It is being questioned whether chicken coops may be
the next battleground in the war on terror?
The Department of Homeland Security has proposed regulations that would
label propane gas a "chemical of interest" and require anybody with 7,500 pounds
or more of the fuel to register with the agency. However, poultry growers are
At that amount, poultry farmers who use propane to heat chicken houses
would have to fill out the forms.
"I could think of a lot easier, better targets for terrorists than chicken
farms," groused Richard Lobb, spokesman for the National Chicken Council. The
U.S. Poultry & Egg Association and the National Turkey Federation have
joined the protests.
By industry counts, up to 40,000 farms could be affected by the security
proposal. The government, however, argues that the registration rule is
important to protect the country.
Maryland's two senators, Democrats Barbara Mikulski and Ben Cardin, along
with Sen. Tom Carper, D-Del., wrote to Department of Homeland Security Secretary
Michael Chertoff asking that the rule be shelved.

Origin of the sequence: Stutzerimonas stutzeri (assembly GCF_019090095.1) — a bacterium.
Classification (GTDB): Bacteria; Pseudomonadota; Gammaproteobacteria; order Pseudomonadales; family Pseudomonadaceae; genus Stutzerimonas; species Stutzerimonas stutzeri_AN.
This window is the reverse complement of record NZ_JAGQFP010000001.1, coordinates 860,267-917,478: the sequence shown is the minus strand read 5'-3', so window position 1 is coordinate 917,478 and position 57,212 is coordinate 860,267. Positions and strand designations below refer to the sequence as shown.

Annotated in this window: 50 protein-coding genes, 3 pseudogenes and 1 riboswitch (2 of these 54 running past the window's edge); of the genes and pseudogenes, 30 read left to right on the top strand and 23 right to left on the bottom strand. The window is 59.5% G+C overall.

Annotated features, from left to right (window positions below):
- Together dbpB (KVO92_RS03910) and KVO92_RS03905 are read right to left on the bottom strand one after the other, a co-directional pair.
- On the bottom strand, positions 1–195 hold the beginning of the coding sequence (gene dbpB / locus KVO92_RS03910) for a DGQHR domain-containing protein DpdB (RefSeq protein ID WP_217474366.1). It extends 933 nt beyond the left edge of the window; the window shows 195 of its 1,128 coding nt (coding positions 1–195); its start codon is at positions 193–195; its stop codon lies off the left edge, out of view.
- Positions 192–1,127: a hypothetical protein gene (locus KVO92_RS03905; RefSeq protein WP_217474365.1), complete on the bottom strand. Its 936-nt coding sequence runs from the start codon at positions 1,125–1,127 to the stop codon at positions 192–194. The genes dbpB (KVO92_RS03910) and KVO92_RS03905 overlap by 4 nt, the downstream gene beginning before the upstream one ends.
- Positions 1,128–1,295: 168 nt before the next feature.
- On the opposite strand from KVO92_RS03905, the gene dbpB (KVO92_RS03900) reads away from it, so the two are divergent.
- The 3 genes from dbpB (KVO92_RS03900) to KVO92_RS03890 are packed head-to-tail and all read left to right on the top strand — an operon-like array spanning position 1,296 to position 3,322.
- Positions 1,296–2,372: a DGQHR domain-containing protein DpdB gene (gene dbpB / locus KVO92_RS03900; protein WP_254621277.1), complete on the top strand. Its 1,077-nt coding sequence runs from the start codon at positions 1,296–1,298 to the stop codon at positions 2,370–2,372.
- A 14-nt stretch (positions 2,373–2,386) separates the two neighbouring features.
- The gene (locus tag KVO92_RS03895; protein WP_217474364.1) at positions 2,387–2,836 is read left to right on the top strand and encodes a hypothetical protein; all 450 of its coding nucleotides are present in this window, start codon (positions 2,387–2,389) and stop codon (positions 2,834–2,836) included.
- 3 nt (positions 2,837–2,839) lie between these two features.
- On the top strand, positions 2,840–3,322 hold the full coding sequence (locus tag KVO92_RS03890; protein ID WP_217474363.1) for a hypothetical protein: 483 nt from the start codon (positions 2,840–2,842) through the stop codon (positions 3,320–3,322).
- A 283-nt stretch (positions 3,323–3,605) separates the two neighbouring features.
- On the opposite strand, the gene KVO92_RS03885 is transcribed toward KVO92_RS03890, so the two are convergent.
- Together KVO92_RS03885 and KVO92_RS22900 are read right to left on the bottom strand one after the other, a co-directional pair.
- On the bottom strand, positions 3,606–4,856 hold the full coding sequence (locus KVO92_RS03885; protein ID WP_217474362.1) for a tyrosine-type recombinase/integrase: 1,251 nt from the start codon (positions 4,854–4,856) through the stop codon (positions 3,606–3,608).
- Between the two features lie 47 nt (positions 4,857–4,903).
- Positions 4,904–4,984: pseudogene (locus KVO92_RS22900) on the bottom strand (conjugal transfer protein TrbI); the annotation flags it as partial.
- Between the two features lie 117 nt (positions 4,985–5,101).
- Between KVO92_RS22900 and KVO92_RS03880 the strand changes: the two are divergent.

"Given the serious threats that are currently facing our country and the
limited resources of the Department of Homeland Security, please explain why
this initiative is a good use of federal dollars," the senators wrote earlier
The agency's right
Department of Homeland Security spokesman Russ Knocke said the agency is
right to compile data on dangerous chemicals, even in rural areas, and said
farmers would only need to spend "a couple hours" online to comply.
Bill Satterfield, who runs the Delaware-based Delmarva Poultry Industry
trade group, said people are not at risk from propane tanks on chicken farms.
"It's ridiculous. Poultry farms are not near population centres. An exploding
propane tank would do little harm to the chicken houses, much less any other
buildings on the farm, much less anybody else," Satterfield said.